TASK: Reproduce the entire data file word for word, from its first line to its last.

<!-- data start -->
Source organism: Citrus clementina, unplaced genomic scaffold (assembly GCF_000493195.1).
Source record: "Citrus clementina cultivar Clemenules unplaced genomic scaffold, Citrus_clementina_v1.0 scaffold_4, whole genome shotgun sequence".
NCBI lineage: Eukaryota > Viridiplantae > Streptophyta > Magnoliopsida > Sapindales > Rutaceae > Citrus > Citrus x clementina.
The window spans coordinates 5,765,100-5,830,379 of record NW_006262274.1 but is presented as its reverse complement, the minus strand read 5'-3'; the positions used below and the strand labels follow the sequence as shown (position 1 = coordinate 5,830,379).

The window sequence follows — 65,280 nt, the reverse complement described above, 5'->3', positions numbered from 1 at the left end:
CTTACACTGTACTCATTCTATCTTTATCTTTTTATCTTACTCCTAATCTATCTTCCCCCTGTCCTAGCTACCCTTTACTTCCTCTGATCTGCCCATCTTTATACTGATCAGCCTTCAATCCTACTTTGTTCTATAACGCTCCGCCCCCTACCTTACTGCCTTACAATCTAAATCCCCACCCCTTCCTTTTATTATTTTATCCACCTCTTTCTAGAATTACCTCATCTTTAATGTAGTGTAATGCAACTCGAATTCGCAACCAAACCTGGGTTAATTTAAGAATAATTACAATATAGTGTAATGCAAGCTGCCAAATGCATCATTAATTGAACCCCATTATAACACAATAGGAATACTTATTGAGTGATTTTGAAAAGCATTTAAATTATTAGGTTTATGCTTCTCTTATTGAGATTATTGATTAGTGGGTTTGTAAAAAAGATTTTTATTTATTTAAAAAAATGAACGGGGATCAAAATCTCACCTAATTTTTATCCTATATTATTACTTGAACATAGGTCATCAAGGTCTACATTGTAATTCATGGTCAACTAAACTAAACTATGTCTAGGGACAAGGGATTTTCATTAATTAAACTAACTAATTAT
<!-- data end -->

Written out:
Source organism: Citrus clementina, unplaced genomic scaffold (assembly GCF_000493195.1).
Source record: "Citrus clementina cultivar Clemenules unplaced genomic scaffold, Citrus_clementina_v1.0 scaffold_4, whole genome shotgun sequence".
NCBI lineage: Eukaryota > Viridiplantae > Streptophyta > Magnoliopsida > Sapindales > Rutaceae > Citrus > Citrus x clementina.
The window spans coordinates 5,765,100-5,830,379 of record NW_006262274.1 but is presented as its reverse complement, the minus strand read 5'-3'; the positions used below and the strand labels follow the sequence as shown (position 1 = coordinate 5,830,379).

The window sequence follows — 65,280 nt, the reverse complement described above, 5'->3', positions numbered from 1 at the left end:
CTTACACTGTACTCATTCTATCTTTATCTTTTTATCTTACTCCTAATCTATCTTCCCCCTGTCCTAGCTACCCTTTACTTCCTCTGATCTGCCCATCTTTATACTGATCAGCCTTCAATCCTACTTTGTTCTATAACGCTCCGCCCCCTACCTTACTGCCTTACAATCTAAATCCCCACCCCTTCCTTTTATTATTTTATCCACCTCTTTCTAGAATTACCTCATCTTTAATGTAGTGTAATGCAACTCGAATTCGCAACCAAACCTGGGTTAATTTAAGAATAATTACAATATAGTGTAATGCAAGCTGCCAAATGCATCATTAATTGAACCCCATTATAACACAATAGGAATACTTATTGAGTGATTTTGAAAAGCATTTAAATTATTAGGTTTATGCTTCTCTTATTGAGATTATTGATTAGTGGGTTTGTAAAAAAGATTTTTATTTATTTAAAAAAATGAACGGGGATCAAAATCTCACCTAATTTTTATCCTATATTATTACTTGAACATAGGTCATCAAGGTCTACATTGTAATTCATGGTCAACTAAACTAAACTATGTCTAGGGACAAGGGATTTTCATTAATTAAACTAACTAATTAT